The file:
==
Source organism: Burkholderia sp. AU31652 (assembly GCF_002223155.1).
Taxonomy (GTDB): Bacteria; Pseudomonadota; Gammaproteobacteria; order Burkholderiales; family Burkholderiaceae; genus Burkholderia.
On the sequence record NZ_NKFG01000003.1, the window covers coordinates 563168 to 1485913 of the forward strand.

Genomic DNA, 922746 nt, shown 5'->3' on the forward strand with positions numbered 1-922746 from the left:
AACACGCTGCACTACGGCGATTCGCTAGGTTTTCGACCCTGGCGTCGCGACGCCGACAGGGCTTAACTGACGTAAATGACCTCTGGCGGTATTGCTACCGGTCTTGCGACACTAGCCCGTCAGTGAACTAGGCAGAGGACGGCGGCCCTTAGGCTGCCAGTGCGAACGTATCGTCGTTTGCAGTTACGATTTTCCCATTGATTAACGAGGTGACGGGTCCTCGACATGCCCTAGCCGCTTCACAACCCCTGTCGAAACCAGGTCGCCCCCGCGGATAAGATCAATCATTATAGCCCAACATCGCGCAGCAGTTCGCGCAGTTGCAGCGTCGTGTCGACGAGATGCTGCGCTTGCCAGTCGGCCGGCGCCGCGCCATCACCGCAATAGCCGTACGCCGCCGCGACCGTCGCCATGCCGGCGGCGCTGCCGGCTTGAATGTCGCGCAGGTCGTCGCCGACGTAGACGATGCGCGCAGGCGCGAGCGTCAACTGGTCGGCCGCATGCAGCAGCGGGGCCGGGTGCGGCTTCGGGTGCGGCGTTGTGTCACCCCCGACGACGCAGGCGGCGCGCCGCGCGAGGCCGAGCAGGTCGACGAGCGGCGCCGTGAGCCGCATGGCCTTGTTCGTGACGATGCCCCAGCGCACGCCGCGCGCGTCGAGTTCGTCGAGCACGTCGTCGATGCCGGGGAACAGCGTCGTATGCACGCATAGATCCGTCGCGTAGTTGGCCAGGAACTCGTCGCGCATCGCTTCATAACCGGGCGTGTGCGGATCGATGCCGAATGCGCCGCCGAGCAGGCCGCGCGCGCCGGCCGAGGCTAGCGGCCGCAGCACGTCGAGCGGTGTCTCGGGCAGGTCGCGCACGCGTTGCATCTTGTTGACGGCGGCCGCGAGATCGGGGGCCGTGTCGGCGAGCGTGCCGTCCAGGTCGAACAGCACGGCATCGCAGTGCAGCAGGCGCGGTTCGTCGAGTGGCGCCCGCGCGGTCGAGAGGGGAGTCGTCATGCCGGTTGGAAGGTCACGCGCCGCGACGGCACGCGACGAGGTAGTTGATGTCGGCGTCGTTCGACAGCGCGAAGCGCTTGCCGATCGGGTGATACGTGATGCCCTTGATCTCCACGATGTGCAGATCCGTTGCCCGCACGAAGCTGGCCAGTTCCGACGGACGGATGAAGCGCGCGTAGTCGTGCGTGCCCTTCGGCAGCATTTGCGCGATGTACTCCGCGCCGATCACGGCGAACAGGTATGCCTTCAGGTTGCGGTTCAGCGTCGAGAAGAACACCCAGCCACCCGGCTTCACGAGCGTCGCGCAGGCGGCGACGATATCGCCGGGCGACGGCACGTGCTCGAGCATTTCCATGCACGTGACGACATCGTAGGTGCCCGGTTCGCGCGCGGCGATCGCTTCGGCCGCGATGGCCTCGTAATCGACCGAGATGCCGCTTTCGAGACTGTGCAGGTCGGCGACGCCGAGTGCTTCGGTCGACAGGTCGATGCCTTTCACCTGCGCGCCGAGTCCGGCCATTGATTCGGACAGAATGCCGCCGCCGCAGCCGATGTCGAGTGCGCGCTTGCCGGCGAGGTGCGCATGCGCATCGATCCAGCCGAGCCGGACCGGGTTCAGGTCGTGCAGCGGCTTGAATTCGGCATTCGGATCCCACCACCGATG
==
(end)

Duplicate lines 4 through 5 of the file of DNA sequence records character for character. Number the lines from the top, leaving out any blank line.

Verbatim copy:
Genomic DNA, 922746 nt, shown 5'->3' on the forward strand with positions numbered 1-922746 from the left:
AACACGCTGCACTACGGCGATTCGCTAGGTTTTCGACCCTGGCGTCGCGACGCCGACAGGGCTTAACTGACGTAAATGACCTCTGGCGGTATTGCTACCGGTCTTGCGACACTAGCCCGTCAGTGAACTAGGCAGAGGACGGCGGCCCTTAGGCTGCCAGTGCGAACGTATCGTCGTTTGCAGTTACGATTTTCCCATTGATTAACGAGGTGACGGGTCCTCGACATGCCCTAGCCGCTTCACAACCCCTGTCGAAACCAGGTCGCCCCCGCGGATAAGATCAATCATTATAGCCCAACATCGCGCAGCAGTTCGCGCAGTTGCAGCGTCGTGTCGACGAGATGCTGCGCTTGCCAGTCGGCCGGCGCCGCGCCATCACCGCAATAGCCGTACGCCGCCGCGACCGTCGCCATGCCGGCGGCGCTGCCGGCTTGAATGTCGCGCAGGTCGTCGCCGACGTAGACGATGCGCGCAGGCGCGAGCGTCAACTGGTCGGCCGCATGCAGCAGCGGGGCCGGGTGCGGCTTCGGGTGCGGCGTTGTGTCACCCCCGACGACGCAGGCGGCGCGCCGCGCGAGGCCGAGCAGGTCGACGAGCGGCGCCGTGAGCCGCATGGCCTTGTTCGTGACGATGCCCCAGCGCACGCCGCGCGCGTCGAGTTCGTCGAGCACGTCGTCGATGCCGGGGAACAGCGTCGTATGCACGCATAGATCCGTCGCGTAGTTGGCCAGGAACTCGTCGCGCATCGCTTCATAACCGGGCGTGTGCGGATCGATGCCGAATGCGCCGCCGAGCAGGCCGCGCGCGCCGGCCGAGGCTAGCGGCCGCAGCACGTCGAGCGGTGTCTCGGGCAGGTCGCGCACGCGTTGCATCTTGTTGACGGCGGCCGCGAGATCGGGGGCCGTGTCGGCGAGCGTGCCGTCCAGGTCGAACAGCACGGCATCGCAGTGCAGCAGGCGCGGTTCGTCGAGTGGCGCCCGCGCGGTCGAGAGGGGAGTCGTCATGCCGGTTGGAAGGTCACGCGCCGCGACGGCACGCGACGAGGTAGTTGATGTCGGCGTCGTTCGACAGCGCGAAGCGCTTGCCGATCGGGTGATACGTGATGCCCTTGATCTCCACGATGTGCAGATCCGTTGCCCGCACGAAGCTGGCCAGTTCCGACGGACGGATGAAGCGCGCGTAGTCGTGCGTGCCCTTCGGCAGCATTTGCGCGATGTACTCCGCGCCGATCACGGCGAACAGGTATGCCTTCAGGTTGCGGTTCAGCGTCGAGAAGAACACCCAGCCACCCGGCTTCACGAGCGTCGCGCAGGCGGCGACGATATCGCCGGGCGACGGCACGTGCTCGAGCATTTCCATGCACGTGACGACATCGTAGGTGCCCGGTTCGCGCGCGGCGATCGCTTCGGCCGCGATGGCCTCGTAATCGACCGAGATGCCGCTTTCGAGACTGTGCAGGTCGGCGACGCCGAGTGCTTCGGTCGACAGGTCGATGCCTTTCACCTGCGCGCCGAGTCCGGCCATTGATTCGGACAGAATGCCGCCGCCGCAGCCGATGTCGAGTGCGCGCTTGCCGGCGAGGTGCGCATGCGCATCGATCCAGCCGAGCCGGACCGGGTTCAGGTCGTGCAGCGGCTTGAATTCGGCATTCGGATCCCACCACCGATG